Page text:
Students at a Little Neck school have begun to embark on a unique scholastic journey with some state-of-the-art equipment at their side.
Yeshiva Har Torah‘s sixth-graders have the distinct opportunity to take charge of their own education with a new “independent study program,” which allows students to choose a specific topic that interests them. The sixth-graders will then begin rounds of project proposals, research, peer-collaboration, prototyping and building.
An interdisciplinary team of educators from backgrounds including science, technology, English and social studies will guide students, allowing them to take on projects spanning a scope of topics.
Student research and collaboration will also be enhanced with cutting-edge technology, including a 3-D printer and accompanying software.
The program and tech additions were made possible with a $5,000 grant from the Tech for Learning Initiative, a program of The Jewish Education Project supported by the Jim Joseph Foundation. The grant covers the cost of the printer, design materials, training and professional development.
Adina Bachrach, a science teacher, said the program will serve as a continuation to a fifth-grade “immersive design thinking” program offered last year.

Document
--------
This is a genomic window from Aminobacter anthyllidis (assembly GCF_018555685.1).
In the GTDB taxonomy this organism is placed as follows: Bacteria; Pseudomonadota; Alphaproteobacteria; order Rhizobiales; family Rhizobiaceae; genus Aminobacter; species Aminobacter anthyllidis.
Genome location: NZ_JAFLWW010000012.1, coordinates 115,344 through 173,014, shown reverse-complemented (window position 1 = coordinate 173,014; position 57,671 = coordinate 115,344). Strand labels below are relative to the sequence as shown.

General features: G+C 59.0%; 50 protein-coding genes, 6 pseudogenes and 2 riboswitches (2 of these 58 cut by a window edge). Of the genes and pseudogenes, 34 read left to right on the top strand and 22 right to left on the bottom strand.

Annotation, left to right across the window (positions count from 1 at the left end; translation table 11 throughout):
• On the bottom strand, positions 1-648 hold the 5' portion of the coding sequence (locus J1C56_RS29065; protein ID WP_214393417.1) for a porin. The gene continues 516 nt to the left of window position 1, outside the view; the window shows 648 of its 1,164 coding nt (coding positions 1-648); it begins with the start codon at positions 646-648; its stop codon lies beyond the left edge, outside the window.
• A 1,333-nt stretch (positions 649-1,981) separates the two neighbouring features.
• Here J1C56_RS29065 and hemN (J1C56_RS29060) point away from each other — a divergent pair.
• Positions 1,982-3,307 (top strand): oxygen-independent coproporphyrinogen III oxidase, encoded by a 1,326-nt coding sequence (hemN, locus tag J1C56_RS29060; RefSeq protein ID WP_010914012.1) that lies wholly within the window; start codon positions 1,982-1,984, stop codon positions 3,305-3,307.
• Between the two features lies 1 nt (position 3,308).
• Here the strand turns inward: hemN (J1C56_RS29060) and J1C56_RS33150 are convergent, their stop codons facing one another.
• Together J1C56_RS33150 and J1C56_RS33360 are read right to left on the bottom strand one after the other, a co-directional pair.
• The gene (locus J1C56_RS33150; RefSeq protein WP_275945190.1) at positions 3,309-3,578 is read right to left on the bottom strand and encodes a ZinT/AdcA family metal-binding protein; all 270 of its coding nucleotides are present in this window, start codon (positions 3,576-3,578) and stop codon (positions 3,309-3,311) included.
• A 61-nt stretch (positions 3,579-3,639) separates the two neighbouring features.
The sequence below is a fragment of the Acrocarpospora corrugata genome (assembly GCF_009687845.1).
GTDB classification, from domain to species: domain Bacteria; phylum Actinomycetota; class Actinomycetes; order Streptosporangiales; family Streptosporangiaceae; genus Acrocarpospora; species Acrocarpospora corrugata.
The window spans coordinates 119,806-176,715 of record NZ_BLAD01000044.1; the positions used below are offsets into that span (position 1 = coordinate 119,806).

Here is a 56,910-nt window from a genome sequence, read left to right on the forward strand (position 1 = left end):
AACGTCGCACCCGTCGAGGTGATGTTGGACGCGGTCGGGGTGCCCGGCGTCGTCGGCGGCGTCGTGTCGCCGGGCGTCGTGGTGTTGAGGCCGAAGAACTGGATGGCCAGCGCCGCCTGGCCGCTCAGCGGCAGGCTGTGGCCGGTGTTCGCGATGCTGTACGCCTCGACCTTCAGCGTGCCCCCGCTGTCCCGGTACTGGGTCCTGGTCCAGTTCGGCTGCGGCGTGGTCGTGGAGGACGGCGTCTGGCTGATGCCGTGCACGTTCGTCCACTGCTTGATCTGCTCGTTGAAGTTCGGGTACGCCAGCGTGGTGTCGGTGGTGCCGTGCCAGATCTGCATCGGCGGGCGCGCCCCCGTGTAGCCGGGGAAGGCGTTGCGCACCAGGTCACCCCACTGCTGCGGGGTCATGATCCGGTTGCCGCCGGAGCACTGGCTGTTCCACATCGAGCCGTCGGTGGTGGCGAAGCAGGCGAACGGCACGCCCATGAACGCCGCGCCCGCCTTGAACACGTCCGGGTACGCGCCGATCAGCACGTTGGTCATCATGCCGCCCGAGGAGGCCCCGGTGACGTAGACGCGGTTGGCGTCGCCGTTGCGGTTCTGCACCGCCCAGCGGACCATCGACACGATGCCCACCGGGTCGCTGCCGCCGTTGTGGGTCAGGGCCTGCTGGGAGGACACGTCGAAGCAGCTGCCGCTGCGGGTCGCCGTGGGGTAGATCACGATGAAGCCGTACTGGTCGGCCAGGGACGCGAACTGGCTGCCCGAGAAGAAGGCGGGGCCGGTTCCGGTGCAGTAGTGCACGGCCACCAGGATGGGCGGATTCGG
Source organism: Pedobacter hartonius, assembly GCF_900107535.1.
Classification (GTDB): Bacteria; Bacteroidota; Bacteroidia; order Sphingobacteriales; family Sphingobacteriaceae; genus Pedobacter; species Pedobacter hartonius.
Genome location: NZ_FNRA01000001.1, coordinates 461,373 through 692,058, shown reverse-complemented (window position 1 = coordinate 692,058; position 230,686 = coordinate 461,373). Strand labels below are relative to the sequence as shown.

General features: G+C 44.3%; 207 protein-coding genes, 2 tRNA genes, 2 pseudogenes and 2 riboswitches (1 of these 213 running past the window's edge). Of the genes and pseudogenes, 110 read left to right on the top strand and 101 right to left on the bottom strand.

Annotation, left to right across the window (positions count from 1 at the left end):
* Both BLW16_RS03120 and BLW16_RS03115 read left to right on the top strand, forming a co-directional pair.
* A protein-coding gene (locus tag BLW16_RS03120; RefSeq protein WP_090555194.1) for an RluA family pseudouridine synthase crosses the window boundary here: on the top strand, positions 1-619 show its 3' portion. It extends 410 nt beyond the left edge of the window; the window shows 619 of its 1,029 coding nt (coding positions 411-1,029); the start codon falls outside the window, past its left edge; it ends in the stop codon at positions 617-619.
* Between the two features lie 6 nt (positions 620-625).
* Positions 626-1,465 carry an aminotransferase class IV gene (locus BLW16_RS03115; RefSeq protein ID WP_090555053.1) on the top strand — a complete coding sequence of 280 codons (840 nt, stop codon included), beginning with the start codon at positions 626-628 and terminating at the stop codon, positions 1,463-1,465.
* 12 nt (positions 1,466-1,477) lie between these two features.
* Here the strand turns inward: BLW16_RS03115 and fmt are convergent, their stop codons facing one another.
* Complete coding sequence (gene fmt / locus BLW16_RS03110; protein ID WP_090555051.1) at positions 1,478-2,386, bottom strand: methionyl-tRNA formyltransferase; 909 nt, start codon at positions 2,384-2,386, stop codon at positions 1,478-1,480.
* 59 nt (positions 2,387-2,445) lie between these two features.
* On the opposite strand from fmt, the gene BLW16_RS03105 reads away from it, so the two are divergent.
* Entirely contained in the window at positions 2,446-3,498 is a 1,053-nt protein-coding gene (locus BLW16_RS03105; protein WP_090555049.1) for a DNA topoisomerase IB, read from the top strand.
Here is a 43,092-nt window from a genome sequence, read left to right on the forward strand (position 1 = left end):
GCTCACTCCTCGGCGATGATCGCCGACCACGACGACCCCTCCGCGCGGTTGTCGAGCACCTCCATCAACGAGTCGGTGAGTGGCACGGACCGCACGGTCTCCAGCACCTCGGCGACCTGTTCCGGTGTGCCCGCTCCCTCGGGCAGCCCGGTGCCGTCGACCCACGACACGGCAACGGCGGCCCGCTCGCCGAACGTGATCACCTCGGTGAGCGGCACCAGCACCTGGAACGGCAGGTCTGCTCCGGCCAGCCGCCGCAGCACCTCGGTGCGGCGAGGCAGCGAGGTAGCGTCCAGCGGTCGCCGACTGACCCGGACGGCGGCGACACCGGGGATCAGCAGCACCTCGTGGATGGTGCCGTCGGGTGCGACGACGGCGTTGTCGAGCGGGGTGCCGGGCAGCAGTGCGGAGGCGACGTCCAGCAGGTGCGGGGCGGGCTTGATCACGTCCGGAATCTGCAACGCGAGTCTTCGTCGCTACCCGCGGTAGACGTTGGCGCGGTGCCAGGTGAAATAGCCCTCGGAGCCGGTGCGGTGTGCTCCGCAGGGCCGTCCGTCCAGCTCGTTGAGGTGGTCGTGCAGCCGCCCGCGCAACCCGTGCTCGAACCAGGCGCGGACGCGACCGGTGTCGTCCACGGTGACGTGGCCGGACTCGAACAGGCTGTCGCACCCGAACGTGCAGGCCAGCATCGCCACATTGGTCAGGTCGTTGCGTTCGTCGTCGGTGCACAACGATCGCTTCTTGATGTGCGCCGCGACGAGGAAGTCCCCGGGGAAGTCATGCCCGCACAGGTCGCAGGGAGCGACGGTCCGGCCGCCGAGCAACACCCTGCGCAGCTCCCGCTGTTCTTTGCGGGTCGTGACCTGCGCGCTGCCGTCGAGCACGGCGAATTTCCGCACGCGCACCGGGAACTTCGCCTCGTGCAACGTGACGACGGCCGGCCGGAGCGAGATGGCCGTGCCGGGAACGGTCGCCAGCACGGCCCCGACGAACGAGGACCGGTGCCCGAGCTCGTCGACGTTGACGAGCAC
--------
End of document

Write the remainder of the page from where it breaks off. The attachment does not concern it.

“Sixth-graders will come into the program already well-versed in the methods and processes of design thinking to solve open-ended problems,”she said. “This new program will allow them to use that knowledge on something tangible about which they’re passionate.”
Already beginning to discuss topics, sixth-grade students have expressed an interest in meteorology, Lego Robotics, pottery and sports broadcasting.
Students at the school are offered hands-on STEAM learning beginning in kindergarten, where they are introduced to robotics. Bachrach, Alissa Ossip and Susan Rose, the educators leading the inaugural independent study program, hope to eventually turn the pilot into a school-wide project.
“I am so proud of our team and see this an important step in the constant development of STEAM opportunities for our students,” school principal Rabbi Gary Menchel said.
Yeshiva Har Torah, located at 250-10 Grand Central Pkwy., was founded in 1989 and serves nearly 700 girls and boys today. Learn more on their website.